Appearance (4/5): Very hazy golden in colour with a yellow hue to it, the beer was quite bright and opaque looking but sadly there wasn’t an overly impressive head to it, all that was left by the time I placed it on the table was a thin, foamy white lacing that was turning slightly patchy but the colour was a nice one.
Aroma (7/10): Not an immediately strong beer on the nose given it was an 8.5% abv. offering but there was a good combination of citrus and pineapple to kick things off before more touches of tropical fruit appeared nearer the middle. Some subtle hops showed around this point too with a few juicy notes and touches of orange and lemon nearer the end. Overall it was a very fresh offering but one that I’d have preferred came through stronger than it did.
Taste (7/10): Starting in a similar fashion to the nose, the taste kicks off with a combination of citrus flavours that is mainly orange and lemon but with some pineapple not too far behind either. The beer was again very fresh with a subtle bitterness off the back of the hops throughout,  there was some juicy flavours and a few tropical ones sitting in the background too which all seemed slightly stronger than with the nose and as such were a welcome change.
Palate (4/5): Smooth and sitting with a medium body and a nice balance too, the beer definitely wasn’t as strong as anticipated for an 8.5% beer and for the most part the alcohol content was masked behind the subtle hops and the tropical, juicy flavours. There was quite a lively feel this one at times, likely from the citrus in the taste and there was moderate carbonation throughout but it was a little lighter than I’d have liked which stopped it from being as good as the original version in my opinion.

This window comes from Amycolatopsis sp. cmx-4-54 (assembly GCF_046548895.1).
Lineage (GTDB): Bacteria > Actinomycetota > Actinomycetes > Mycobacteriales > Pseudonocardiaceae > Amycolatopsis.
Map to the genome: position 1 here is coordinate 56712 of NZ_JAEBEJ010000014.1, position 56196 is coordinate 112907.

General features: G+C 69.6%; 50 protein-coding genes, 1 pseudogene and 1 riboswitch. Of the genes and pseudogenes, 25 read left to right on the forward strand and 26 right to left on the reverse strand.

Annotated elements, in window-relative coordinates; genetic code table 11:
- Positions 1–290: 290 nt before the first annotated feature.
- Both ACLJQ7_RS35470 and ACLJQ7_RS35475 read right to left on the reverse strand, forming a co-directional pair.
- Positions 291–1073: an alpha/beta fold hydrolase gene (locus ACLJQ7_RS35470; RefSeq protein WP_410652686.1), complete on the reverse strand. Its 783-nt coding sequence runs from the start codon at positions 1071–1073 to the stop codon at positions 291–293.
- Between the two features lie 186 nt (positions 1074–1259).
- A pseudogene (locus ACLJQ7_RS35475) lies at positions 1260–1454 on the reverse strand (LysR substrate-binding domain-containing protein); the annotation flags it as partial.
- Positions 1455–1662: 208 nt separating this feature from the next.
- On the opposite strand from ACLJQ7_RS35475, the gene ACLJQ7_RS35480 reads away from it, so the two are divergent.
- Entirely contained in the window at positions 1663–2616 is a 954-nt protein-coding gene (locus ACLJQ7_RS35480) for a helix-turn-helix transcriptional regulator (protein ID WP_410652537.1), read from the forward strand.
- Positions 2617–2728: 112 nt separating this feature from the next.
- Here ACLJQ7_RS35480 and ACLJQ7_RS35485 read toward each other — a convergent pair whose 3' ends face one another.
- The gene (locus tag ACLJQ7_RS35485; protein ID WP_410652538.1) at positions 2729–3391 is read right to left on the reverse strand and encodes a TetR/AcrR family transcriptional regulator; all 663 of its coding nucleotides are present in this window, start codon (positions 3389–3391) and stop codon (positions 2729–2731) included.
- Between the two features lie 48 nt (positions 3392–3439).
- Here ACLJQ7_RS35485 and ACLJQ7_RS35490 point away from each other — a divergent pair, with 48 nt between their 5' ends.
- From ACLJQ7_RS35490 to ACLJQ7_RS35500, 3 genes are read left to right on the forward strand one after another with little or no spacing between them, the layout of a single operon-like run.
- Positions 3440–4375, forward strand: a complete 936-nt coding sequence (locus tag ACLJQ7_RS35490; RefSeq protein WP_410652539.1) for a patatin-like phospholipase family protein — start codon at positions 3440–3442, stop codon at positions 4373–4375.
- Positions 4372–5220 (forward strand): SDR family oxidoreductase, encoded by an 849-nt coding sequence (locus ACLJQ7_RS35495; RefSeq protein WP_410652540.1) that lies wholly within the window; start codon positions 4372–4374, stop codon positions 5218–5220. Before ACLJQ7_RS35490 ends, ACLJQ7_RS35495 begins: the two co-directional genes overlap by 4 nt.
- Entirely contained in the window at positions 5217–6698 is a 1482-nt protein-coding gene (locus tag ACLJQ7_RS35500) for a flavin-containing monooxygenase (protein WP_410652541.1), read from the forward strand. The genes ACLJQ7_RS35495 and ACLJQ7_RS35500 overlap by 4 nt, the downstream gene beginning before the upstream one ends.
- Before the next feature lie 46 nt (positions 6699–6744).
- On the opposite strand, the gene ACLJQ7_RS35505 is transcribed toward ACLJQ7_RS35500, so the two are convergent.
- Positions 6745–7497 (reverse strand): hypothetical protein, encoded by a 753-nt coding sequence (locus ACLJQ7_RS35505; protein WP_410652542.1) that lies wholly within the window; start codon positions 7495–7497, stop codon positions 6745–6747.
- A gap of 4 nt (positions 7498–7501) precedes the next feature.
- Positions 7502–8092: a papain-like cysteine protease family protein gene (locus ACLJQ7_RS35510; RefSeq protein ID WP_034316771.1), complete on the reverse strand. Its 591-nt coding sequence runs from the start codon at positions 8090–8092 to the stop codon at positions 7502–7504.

Overall (15/20): Very nice stuff again from Brewdog here and ordinarily this would be a beer that I would have loved but given it’s a reworking of the best beer I’ve ever tried from the brewery the bar is naturally set a little higher for this one. The beer open with a pleasant citrus taste that was backed up by some pineapple and the odd tropical flavour, the balance was good too and surprisingly little of the alcohol content was showing so the beer was easy-going and highly drinkable. The main disappointment for me was the fact that the beer was a lot lighter than expected, the nose in particular coming through weaker than expected and overall the original version of this beer was much better in my opinion.

Brewed In: Ellon, Aberdeenshire, Scotland
Brewery: Brewdog/Cloudwater (collaboration)
First Brewed: 2017
Full Name: Brewdog vs. Cloudwater New England IPA v2
Type: Double IPA
Abv: 8.5%
Serving: Keg (Half Pint)
Purchased: Brewdog DogHouse (Glasgow)
Price: £4.28

Beavertown Peacher Man

July 13, 2017 Leave a comment

Rating: 3.55

A reworking of a 2016 Beavertown collaboration here, this was originally a 6.2% abv. beer from the brewery that was made along with California based Heretic Brewing but has since been brought out as a summer seasonal solely from Beavertown and is a 5% abv. beer this time around. I spotted this one in my local bottle shop at the end of last week and was intrigued by the sound of a ‘peach and apricot witbier’ so quickly grabbed myself a can along with a couple other random beers to enjoy over the weekend. The beer will be my ninth from the brewery and follows on from their Lupuloid IPA, the last beer from the brewery that I tried when I had a can back in January of this year so hopefully this one proves to be as good as that one was.

Appearance (4/5): Pouring a very thick and cloudy looking yellow to golden colour that is topped with a centimetre tall, foamy white head that covers the surface well and holds not too bad either over the opening few minutes; very much a witbier appearance from this one.